In a lesser known B-movie titled Hercules Against the Moon Men, there is what must be a 5 minute sequence of Hercules trudging through the desert. There are no words spoken, no sounds heard, except for the wind blowing the sand. Having sat through it once, I can honestly say that it is the longest five minutes I have ever experienced on film. It feels endless. It feels like how the desert must really feel.
Richard Yates is a truly gifted writer, probably known best for Revolutionary Road, arguably his best work. He writes on the ennui and boredom of suburban life, the barrenness of the American Dream. But he writes about it in a way that draws you in deeper and captivates you completely.
Tao Lin may be a gifted writer. I cannot decide. His most recent novel, Richard Yates, is a story of the ennui and boredom of the 2010 teen/twentysomething. And his boredom is like Hercules' desert. His boredom is boring. I kept pushing myself forward, sure that the story was about to pick up, discovering that it never did. The way he conveys the emptiness of relating by inane text message is by dreaming up a sequence of inane text messages. There may be a kind of brilliance to it, but it is tedious as hell.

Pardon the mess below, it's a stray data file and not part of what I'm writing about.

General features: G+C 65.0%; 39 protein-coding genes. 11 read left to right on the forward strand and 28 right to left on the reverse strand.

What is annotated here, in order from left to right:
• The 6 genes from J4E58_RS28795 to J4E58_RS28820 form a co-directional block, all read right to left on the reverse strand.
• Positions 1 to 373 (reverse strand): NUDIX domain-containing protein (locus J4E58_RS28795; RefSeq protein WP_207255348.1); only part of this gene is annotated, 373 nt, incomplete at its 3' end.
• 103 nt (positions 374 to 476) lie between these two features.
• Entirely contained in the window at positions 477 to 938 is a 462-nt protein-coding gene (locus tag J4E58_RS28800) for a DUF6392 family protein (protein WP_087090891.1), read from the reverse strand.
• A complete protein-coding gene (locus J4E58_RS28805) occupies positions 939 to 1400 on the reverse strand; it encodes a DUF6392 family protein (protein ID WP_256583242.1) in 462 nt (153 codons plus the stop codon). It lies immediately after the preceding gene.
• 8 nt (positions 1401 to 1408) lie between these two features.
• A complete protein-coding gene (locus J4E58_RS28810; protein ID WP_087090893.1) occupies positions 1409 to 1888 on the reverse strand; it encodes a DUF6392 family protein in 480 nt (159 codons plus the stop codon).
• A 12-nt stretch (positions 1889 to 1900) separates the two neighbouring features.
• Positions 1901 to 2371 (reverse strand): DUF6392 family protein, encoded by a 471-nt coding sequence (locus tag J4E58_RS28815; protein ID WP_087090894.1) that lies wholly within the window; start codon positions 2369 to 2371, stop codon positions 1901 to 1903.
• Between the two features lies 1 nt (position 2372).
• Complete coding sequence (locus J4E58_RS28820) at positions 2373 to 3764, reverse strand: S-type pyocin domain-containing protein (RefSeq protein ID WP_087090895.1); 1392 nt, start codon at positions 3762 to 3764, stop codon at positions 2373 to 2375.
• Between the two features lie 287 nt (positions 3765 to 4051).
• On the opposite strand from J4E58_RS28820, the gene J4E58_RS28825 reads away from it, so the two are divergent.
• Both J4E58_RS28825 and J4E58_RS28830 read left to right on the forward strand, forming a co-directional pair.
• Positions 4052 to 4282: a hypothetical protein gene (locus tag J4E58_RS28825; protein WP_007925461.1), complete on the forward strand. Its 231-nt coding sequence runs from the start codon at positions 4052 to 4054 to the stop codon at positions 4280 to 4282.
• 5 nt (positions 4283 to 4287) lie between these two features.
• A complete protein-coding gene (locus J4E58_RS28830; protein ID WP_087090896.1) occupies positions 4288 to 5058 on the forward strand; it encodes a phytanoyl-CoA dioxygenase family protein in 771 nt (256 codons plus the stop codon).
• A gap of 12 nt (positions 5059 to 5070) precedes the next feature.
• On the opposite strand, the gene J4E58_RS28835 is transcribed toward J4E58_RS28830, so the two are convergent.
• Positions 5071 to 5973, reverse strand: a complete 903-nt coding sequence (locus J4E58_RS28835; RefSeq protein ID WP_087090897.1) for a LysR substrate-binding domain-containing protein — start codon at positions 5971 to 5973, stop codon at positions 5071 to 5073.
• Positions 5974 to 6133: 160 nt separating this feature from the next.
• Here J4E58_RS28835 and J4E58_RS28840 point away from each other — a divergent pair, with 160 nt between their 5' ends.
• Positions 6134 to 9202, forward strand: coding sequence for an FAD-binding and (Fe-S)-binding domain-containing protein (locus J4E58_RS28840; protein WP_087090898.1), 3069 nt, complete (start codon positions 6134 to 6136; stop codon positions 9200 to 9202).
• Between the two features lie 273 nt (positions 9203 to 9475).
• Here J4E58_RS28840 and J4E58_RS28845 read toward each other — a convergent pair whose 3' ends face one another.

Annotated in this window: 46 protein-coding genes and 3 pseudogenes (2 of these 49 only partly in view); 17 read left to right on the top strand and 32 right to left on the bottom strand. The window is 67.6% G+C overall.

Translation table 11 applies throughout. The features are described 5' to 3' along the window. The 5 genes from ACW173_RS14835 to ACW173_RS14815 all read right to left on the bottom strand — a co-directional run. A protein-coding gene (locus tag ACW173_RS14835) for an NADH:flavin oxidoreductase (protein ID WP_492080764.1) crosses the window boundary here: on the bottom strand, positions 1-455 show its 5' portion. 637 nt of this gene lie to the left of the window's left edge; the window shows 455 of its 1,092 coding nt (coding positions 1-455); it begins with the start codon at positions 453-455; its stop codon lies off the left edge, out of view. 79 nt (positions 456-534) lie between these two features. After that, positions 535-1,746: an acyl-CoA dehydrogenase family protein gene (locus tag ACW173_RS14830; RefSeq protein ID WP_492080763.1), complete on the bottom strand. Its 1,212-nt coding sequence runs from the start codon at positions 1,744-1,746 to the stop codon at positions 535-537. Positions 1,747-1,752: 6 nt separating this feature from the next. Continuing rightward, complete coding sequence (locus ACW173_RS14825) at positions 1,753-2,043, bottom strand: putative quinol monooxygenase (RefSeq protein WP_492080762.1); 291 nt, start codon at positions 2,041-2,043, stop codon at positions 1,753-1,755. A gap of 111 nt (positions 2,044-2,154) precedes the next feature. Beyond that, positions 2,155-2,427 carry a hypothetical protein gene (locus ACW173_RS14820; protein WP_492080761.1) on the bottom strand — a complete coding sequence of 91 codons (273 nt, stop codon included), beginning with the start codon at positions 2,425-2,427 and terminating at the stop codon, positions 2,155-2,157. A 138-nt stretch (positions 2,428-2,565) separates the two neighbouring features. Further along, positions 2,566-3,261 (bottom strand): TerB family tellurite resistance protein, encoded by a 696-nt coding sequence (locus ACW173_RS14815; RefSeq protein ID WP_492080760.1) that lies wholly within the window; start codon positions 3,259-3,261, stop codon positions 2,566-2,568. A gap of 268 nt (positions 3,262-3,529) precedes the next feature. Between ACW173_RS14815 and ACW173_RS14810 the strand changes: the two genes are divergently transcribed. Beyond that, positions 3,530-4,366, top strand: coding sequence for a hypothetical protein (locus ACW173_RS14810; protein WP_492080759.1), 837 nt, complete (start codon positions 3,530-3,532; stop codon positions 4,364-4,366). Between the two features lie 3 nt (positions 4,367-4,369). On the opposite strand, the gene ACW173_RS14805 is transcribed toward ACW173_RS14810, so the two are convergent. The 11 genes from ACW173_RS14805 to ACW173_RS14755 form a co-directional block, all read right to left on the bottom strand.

I will say this, hours spent reading this book was just as rewarding and fulfilling as hours spent with two bored and boring teenagers. If he hoped to put me in the desert, he did it. But I never sat through that Hercules' segment a second time and I never recommended anyone else do it once.